Tuesday, 10 March 2015

The NHS: should we all have care?

So I was looking at 4OD, looking through the factual section when I found NHS: £2 Billion a Week and me being me, who has watched so many documentaries I was intrigued to find out what it was and when I did my heart sunk.

The first episode of NHS: £2 Billion a Week follows three patients; a women in need of a breast reduction, a man in need of a liver transplant and a couple in need of the support of a Dementia nurse. After each of their stories were shown, it was detailed how much their care would cost and what the same amount of money could provide in other areas. Selected tweets were also shown live commenting on why each person should receive their care or not.

First was a women in need of a breast reduction. Generally, it is often felt that any breast augmentation is purely cosmetic and stories shown in the media like that of Josie Cunninghams only serve to reinforce this further. Many breast augmentations undertaken in the UK are for cosmetic reasons. However there are people, like Kim, who have particularly large breasts and this extra weight attached to the front of them day in day out will eventually take it’s toll on a person’s back.

She also referred to how she had and was working when explaining how she needed help. I have seen this more & more, consciously or not, many are using language to almost promote their “worth” before they are “allowed” to receive help both in the welfare and NHS system.

Then you have people like Josie Cunningham who had breast implants on the NHS and yes, she plays the villain well for the media. But the simple fact is she had no breast tissue, she was at the extreme other side in breast augmentation and for many girls they find this truly difficult to deal with psychologically. Do we therefore not allow anyone any argumentation because of the socially unpalatable person that came before them?

The cost of surgery was used to compare what the same amount could provide for elsewhere. It resulted in an inevitable tweet “Shall I miss dialysis for 6 weeks and die so you can reduce your boobs.”

Cost of Breast Reduction £4,000
the examples given for the money spent elsewhere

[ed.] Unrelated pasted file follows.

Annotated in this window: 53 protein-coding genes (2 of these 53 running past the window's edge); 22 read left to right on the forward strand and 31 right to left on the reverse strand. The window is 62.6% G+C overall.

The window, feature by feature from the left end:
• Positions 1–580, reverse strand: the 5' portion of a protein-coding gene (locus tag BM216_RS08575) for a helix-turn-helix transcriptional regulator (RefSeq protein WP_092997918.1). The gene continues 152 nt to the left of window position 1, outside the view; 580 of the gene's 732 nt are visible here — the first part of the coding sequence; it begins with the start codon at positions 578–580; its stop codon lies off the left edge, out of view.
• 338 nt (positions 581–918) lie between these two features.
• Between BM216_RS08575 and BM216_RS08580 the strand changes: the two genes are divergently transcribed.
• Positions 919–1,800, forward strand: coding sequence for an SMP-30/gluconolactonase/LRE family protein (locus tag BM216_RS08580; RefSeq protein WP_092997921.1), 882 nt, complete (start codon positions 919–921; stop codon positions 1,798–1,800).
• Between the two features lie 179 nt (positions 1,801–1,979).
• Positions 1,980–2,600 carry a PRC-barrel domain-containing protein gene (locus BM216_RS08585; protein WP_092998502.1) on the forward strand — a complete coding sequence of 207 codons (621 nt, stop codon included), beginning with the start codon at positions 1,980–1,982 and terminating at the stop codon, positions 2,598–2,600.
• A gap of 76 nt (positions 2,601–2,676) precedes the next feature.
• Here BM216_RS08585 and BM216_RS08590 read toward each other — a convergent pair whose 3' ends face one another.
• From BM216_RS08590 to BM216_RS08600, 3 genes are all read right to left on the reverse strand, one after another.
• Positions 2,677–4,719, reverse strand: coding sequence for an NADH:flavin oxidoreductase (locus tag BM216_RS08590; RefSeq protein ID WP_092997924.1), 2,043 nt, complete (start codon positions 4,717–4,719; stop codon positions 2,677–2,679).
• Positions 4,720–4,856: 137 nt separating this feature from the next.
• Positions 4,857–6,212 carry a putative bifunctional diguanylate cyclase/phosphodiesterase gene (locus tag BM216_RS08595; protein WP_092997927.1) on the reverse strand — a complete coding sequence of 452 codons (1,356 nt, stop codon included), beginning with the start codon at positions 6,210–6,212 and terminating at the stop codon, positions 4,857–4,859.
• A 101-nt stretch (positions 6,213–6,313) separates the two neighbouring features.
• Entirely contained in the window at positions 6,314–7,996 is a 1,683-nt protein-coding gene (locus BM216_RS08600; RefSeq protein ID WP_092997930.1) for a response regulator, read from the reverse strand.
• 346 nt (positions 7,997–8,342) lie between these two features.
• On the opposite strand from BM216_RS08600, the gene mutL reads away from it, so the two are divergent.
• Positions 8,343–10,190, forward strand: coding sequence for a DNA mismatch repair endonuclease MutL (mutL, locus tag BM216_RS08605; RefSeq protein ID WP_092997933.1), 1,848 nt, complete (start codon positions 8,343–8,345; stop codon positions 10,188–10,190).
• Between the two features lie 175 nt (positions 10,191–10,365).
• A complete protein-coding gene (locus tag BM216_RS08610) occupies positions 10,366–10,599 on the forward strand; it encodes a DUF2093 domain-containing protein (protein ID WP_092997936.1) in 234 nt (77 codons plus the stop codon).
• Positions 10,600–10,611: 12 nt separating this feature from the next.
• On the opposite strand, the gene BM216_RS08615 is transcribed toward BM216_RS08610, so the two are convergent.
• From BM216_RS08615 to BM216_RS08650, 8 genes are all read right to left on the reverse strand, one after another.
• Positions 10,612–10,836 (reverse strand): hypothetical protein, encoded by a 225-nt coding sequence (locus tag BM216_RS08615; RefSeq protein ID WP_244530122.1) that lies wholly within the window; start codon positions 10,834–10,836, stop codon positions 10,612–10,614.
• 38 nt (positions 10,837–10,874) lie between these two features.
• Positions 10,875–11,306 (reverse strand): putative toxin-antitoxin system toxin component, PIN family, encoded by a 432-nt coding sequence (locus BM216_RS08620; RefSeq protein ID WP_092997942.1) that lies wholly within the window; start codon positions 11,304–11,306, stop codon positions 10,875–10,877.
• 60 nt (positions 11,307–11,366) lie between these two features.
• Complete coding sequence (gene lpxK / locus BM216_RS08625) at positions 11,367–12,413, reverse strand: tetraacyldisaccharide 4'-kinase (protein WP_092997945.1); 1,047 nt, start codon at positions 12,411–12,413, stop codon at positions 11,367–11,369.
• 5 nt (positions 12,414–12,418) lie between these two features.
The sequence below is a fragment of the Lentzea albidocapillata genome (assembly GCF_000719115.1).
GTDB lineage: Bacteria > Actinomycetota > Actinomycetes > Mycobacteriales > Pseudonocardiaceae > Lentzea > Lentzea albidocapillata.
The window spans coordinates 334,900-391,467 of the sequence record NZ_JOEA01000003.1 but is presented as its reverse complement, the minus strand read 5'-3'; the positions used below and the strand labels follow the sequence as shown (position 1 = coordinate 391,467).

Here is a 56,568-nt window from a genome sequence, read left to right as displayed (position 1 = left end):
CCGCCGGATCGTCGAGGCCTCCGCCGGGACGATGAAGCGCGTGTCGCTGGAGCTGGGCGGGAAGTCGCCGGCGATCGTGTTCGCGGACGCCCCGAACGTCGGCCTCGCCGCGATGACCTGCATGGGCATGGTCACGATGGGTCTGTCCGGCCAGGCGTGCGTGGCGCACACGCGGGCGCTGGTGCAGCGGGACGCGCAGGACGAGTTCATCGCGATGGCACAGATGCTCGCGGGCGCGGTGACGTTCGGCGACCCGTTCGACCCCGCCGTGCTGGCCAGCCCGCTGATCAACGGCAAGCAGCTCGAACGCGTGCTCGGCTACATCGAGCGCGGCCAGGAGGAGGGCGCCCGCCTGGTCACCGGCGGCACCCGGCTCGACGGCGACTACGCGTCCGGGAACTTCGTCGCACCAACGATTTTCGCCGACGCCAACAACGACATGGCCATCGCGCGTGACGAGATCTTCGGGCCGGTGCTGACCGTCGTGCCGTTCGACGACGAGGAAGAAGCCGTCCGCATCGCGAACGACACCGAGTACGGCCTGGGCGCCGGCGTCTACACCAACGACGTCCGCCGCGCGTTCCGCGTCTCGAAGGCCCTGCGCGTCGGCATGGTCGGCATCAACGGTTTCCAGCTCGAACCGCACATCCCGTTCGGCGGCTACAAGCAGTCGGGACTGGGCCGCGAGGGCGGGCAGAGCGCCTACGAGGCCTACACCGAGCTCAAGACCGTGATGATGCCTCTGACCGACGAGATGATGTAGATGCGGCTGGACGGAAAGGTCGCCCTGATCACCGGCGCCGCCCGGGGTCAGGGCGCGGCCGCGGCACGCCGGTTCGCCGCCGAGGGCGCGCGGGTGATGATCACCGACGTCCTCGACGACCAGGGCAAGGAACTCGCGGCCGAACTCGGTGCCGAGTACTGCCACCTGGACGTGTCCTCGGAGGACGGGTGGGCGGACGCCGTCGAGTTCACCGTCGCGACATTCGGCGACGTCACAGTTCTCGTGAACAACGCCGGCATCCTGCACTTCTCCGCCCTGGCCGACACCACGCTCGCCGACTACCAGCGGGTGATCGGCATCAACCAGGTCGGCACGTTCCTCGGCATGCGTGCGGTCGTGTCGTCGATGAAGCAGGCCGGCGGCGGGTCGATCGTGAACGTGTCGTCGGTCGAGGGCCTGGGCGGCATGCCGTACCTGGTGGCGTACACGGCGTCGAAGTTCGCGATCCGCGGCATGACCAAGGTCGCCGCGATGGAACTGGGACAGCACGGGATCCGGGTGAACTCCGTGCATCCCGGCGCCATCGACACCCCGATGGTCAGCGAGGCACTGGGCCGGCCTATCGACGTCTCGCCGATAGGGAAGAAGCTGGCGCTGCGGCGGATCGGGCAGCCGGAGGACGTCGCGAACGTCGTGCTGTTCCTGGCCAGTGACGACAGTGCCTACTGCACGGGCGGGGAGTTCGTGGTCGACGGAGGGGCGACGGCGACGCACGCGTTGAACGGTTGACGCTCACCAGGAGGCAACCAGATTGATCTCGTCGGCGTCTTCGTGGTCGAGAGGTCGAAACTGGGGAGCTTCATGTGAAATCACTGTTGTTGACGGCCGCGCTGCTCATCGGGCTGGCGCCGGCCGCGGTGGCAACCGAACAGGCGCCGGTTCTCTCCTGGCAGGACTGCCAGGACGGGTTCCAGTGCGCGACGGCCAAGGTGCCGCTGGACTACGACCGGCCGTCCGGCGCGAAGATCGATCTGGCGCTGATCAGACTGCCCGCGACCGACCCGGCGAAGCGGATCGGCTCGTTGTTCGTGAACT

1,000 inhalers for children with asthma
6 Weeks of Dialysis
100 GP visits

Next patient Mark, who has alcohol related liver disease and needs a liver transplant. Any transplant given is obviously a gift that anyone should be thankful to the donor family for giving and thinking of others at such a sad time.

However, there was the inevitable tweet stating “why give an alcoholic new liver so he can drink more give it to someone more deserving.” This person isn’t alone in their opinion, many feel this way. But because this is due to alcohol he or anyone else is not allowed a second chance to change and turn his life around?

Another tweet however, reminded people that alcohol is an addiction and an illness, albeit one that society finds unpalatable. One that too often we judge to be the individual’s doing, a choice. It is a choice but not to become an addict but one to escape from life and what the person’s feeling. Access to drink and drugs are available within minutes but access to mental health care can be months if well over a year away. With the systematic lack of mental health care provision and mental illness being too often viewed by society as something people can help if only they tried, there should be no surprise that when given the choice of lessening your pain (and emotional pain is legitimate) that people often chose to forget with drink or drugs.

Cost of a Liver Transplant £73,000
the examples given for the money spent elsewhere
A nurses salary for 2 years
9 Hip replacements
40 hospital beds for a week

The third, Barrie, has Dementia and his wife and carer Ros wanted access to a specialist Dementia nurse who would support the couple. The couple are dealing with an awful disease which is only going to increase in frequency in the UK as the elderly population rises. Many will be supported by their carers who often aren’t supported and often are overlooked. The government knows these carers won’t abandon the person they care for and too often carers take the strain at a cost to themselves.